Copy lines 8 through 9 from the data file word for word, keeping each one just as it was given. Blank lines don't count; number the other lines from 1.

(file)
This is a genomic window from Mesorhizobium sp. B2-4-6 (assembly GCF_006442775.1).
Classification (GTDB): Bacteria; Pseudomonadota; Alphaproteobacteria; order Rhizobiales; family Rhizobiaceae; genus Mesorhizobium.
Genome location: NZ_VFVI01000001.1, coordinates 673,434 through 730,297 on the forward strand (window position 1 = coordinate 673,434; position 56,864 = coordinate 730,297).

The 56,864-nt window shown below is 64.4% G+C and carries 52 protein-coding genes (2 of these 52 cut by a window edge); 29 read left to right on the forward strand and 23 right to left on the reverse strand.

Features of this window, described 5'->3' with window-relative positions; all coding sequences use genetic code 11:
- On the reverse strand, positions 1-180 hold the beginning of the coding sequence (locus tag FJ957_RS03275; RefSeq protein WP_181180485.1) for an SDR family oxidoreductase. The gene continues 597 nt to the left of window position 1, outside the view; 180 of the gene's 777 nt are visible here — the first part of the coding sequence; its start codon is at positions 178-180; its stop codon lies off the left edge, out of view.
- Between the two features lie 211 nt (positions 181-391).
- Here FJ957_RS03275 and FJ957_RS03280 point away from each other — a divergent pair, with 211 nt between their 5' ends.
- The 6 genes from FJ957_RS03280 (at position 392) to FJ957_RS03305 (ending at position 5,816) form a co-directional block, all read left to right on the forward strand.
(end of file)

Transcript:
- Here FJ957_RS03275 and FJ957_RS03280 point away from each other — a divergent pair, with 211 nt between their 5' ends.
- The 6 genes from FJ957_RS03280 (at position 392) to FJ957_RS03305 (ending at position 5,816) form a co-directional block, all read left to right on the forward strand.